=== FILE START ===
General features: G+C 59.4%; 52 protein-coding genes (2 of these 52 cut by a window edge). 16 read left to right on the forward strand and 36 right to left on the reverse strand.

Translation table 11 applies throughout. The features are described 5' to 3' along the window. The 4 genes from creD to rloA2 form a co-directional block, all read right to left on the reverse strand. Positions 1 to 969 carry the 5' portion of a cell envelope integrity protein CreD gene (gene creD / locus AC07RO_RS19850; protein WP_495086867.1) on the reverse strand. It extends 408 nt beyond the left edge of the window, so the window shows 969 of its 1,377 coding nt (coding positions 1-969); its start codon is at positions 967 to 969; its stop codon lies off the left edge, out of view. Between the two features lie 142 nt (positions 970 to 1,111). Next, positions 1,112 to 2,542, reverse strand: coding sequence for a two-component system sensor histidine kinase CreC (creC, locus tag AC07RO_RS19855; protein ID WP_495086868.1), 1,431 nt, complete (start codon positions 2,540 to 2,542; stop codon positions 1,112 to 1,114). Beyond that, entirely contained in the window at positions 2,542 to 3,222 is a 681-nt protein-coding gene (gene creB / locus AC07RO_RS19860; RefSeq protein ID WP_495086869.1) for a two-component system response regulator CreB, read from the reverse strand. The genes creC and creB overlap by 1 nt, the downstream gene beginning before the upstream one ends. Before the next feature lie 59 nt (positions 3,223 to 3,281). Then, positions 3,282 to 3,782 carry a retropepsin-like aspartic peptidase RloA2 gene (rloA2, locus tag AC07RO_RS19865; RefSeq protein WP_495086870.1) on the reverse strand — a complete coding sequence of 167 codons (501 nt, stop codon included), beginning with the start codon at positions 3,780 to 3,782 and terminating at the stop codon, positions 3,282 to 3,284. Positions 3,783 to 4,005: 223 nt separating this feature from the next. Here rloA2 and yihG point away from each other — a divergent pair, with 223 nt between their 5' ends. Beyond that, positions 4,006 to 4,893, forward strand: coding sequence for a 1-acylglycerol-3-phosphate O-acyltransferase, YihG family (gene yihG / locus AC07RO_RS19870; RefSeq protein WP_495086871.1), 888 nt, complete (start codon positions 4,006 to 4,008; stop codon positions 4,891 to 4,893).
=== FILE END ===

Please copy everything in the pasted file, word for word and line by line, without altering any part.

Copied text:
General features: G+C 59.4%; 52 protein-coding genes (2 of these 52 cut by a window edge). 16 read left to right on the forward strand and 36 right to left on the reverse strand.

Translation table 11 applies throughout. The features are described 5' to 3' along the window. The 4 genes from creD to rloA2 form a co-directional block, all read right to left on the reverse strand. Positions 1 to 969 carry the 5' portion of a cell envelope integrity protein CreD gene (gene creD / locus AC07RO_RS19850; protein WP_495086867.1) on the reverse strand. It extends 408 nt beyond the left edge of the window, so the window shows 969 of its 1,377 coding nt (coding positions 1-969); its start codon is at positions 967 to 969; its stop codon lies off the left edge, out of view. Between the two features lie 142 nt (positions 970 to 1,111). Next, positions 1,112 to 2,542, reverse strand: coding sequence for a two-component system sensor histidine kinase CreC (creC, locus tag AC07RO_RS19855; protein ID WP_495086868.1), 1,431 nt, complete (start codon positions 2,540 to 2,542; stop codon positions 1,112 to 1,114). Beyond that, entirely contained in the window at positions 2,542 to 3,222 is a 681-nt protein-coding gene (gene creB / locus AC07RO_RS19860; RefSeq protein ID WP_495086869.1) for a two-component system response regulator CreB, read from the reverse strand. The genes creC and creB overlap by 1 nt, the downstream gene beginning before the upstream one ends. Before the next feature lie 59 nt (positions 3,223 to 3,281). Then, positions 3,282 to 3,782 carry a retropepsin-like aspartic peptidase RloA2 gene (rloA2, locus tag AC07RO_RS19865; RefSeq protein WP_495086870.1) on the reverse strand — a complete coding sequence of 167 codons (501 nt, stop codon included), beginning with the start codon at positions 3,780 to 3,782 and terminating at the stop codon, positions 3,282 to 3,284. Positions 3,783 to 4,005: 223 nt separating this feature from the next. Here rloA2 and yihG point away from each other — a divergent pair, with 223 nt between their 5' ends. Beyond that, positions 4,006 to 4,893, forward strand: coding sequence for a 1-acylglycerol-3-phosphate O-acyltransferase, YihG family (gene yihG / locus AC07RO_RS19870; RefSeq protein WP_495086871.1), 888 nt, complete (start codon positions 4,006 to 4,008; stop codon positions 4,891 to 4,893).